Monday, April 20, 2009

If I'd read this book when I was a teenager: How to Build a House

It's okay if you didn't love Juno. (I know, after everyone started loving Juno, loving Juno was no longer the thing. No movie is THAT good, including Slumdog Millionaire, except maybe Rebel Without a Cause, which lives up to and generally exceeds its reputation.) But you know how in Juno, amid all the patter (smart and funny or annoying, depending on your point of view), there are these moments when you're like "yeah, that's what it's like"? Like when Michael Cera's character says "Actually, I try really hard"? Those moments are all over Dana Reinhardt's How to Build a House.

I would say that I am wildly enthusiastic about this book, but then the emails about "it was good, but it wasn't THAT good" would start to come in after people read it on my recommendation.

There are too many things to run away from. There's what happened to Dad and Jane and how what happened to them happened to everybody in our family. There's Gabriel and how everything between us seems to add up to nothing. There's Tess and who she is and isn't to me anymore. There's the way I feel when I wake up in the morning in my empty house. There are the days I walk down the halls at school and I can't even hear my own footsteps. There's the space that's opened up inside me, blooming slowly, like a large black flower.

It isn't all angst, though.

I hate country music so much that I considered not coming to Tennesee. Homes from the Heart has other summer programs for teens. There's one in Guatemala. But I haven't heard enough Guatemalan music to know if I hate it or not.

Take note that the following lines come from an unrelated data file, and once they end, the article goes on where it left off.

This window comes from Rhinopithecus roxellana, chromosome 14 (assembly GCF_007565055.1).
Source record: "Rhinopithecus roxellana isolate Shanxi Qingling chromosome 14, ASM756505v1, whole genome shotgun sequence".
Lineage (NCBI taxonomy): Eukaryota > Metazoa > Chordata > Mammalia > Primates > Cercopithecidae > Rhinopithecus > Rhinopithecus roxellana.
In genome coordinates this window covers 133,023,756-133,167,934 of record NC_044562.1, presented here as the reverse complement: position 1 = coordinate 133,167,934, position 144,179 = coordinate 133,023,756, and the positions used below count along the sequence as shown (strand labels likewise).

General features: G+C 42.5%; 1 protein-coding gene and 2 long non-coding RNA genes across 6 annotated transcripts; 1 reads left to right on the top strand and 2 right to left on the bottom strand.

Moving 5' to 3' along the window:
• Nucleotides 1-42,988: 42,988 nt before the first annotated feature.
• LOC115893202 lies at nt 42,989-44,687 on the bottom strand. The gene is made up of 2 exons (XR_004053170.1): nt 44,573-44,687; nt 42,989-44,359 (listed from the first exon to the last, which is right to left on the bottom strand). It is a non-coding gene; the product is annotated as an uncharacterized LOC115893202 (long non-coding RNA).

Really, the book is both deeper and funnier than either of those quotes. I just don't want to give anything away.

My favorite thing about this is the authenticity of the summer program. The characters are real; some of the kids are cooler than Harper, and some aren't as cool, and isn't that how life really is? She forms a group of friends that are fun and realistic and funny without being quirky.

There's wisdom in this book, too. Harper learns a lot--probably more than a teenager could really expect to process on the spot--and yet it doesn't feel forced or preachy. It feels like the real conclusions Harper would have come to, given enough time.

I'll leave you with some extremely high praise: I think if I'd been able to read this book when I was a teenager, I would have been a better person.


Elizabeth said...

Wow, that IS high praise. I wonder if it will have the effect on me now? I'm kind of immature, you know.

Wendy said...

Oh, so THAT'S why you spend so much time reading kids' books. ;) Well, you can't really lose: if you haven't already learned the life lessons, there they are...